Residence Three is modeled in the Spanish Elevation, with the others being Farmhouse and Craftsman. It is also shown reversed from the typical layout. The entryway opens to a long hallway in front, with the great room visible at the end. The stairs are in front of you to the right and a short hall leading to a bedroom, bathroom and laundry room are to the left.
The downstairs bedroom faces the street and, as in the other models, is a pretty typical size. It has a standard, two-door closet and, in the Farmhouse elevation, two windows instead of one.
The downstairs bath is adjacent to the bedroom. It has a single sink and a shower/tub combo. This one shows upgraded cabinetry but the tile is standard. The laundry room has a very long counter, but still no sink. This room shows the standard cabinetry.
As you walk back to the great room, there is a coat closet with expanded storage under the stairs, though not as large as the closets in some homes. The great room is similar to those in the other two residences. This one has windows lining the back wall and a sliding door on the side that leads to the outdoor California room. Just like Residence Two, this one doesn’t have a fireplace or built-ins.
The dining area isn’t directly in front of the main hall, as it was in Residence Two, so it feels a little more open when you walk into the room. Again, there is space for a big table and it would work well with a casual or more formal set up. More windows face the backyard here. There is space along one wall for a nice china hutch or, as seen in the model, a small desk.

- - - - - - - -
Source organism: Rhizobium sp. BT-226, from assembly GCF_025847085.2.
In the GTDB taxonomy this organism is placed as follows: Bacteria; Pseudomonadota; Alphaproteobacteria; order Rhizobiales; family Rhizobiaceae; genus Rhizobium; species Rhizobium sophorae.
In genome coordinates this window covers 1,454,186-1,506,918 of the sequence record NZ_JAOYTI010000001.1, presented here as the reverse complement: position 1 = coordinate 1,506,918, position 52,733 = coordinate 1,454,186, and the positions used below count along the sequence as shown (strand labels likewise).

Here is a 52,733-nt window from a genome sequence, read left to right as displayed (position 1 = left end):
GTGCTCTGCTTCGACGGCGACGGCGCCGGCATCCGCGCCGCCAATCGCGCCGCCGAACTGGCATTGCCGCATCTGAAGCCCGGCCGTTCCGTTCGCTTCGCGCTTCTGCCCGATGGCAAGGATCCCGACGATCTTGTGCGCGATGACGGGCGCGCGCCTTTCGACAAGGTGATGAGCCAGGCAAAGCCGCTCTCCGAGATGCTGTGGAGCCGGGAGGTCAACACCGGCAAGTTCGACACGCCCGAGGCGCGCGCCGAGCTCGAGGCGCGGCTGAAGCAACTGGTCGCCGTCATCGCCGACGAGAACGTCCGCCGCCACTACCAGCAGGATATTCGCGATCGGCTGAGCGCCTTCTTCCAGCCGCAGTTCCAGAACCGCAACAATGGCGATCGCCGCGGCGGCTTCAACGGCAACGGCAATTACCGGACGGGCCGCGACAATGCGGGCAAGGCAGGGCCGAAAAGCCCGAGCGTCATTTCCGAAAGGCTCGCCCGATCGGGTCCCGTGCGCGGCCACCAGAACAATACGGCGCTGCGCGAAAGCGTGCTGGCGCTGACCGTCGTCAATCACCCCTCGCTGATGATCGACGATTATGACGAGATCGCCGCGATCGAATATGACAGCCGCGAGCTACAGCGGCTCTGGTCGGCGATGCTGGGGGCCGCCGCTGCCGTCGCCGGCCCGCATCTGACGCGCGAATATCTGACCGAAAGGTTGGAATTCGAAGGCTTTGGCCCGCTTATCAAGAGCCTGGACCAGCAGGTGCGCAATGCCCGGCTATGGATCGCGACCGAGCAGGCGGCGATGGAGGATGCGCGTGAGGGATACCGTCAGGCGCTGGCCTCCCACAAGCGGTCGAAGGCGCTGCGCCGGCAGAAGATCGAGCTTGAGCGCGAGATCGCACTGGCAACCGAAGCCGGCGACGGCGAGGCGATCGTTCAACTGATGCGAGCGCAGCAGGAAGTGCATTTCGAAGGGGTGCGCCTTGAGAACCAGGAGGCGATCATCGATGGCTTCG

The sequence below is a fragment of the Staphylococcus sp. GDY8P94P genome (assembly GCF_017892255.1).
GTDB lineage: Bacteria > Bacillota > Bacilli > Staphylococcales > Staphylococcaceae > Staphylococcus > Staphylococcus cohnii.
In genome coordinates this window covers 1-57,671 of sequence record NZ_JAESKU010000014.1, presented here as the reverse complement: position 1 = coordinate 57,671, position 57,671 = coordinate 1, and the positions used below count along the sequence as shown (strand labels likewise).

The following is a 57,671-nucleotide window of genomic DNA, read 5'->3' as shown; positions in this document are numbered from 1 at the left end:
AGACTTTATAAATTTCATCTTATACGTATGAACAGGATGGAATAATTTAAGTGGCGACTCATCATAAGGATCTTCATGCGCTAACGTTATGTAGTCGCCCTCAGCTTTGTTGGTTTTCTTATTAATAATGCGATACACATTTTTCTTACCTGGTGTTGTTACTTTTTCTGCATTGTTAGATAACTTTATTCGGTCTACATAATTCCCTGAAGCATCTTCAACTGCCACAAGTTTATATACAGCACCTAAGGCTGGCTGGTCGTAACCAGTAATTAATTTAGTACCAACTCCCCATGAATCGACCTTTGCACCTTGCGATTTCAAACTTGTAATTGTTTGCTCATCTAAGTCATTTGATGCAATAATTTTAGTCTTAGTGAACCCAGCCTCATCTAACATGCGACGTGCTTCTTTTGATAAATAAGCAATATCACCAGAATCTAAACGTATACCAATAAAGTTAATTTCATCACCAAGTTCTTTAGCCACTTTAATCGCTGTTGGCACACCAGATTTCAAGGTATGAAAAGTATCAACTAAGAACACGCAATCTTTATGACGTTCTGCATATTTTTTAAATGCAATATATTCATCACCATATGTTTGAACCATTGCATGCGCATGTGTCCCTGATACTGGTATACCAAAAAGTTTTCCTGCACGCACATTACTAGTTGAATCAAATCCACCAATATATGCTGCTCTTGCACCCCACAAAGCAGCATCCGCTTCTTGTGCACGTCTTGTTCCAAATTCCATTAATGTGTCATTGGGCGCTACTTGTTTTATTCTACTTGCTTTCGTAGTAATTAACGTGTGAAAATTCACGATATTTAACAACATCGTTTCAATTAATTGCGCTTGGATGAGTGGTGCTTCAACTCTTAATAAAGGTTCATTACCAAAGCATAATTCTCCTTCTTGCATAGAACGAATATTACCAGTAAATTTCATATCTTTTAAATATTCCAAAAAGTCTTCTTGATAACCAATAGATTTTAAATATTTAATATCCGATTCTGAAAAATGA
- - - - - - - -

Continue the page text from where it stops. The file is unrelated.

The kitchen is similar in size to Residence Two, but with a slightly different set up. The island is shorter and still houses the sink and dishwasher. The cooktop is still directly across from the sink, with counter space on either side. In this layout, the microwave, oven and fridge are on a different wall, with additional counter space next to the fridge. Both upgraded cabinetry and countertops were used in this home. Beyond the kitchen, there is a small entry area with built-in cabinets that leads to the garage. On the other side of the cabinets is the large, walk-in pantry. The kitchen also has sliders to the backyard.
In this home, the master bedroom is downstairs. A hallway between the laundry room and the great room leads back to the suite. The bedroom is a little bigger than in the other homes and it has access to the California room.
The master bath has a lot more open floor space. The two sinks are side by side on one wall, with the shower and bathtub next to each other on another. The shower has a built-in seat that is actually part of the tub surround. The large window above the bathtub looks directly out to the street, which I find incredibly awkward, as it creates a total lack of privacy. A window like that may work when the master is on the second floor, but not when it’s on the lower level. The walk-in closet is about the same size as the one in Residence One.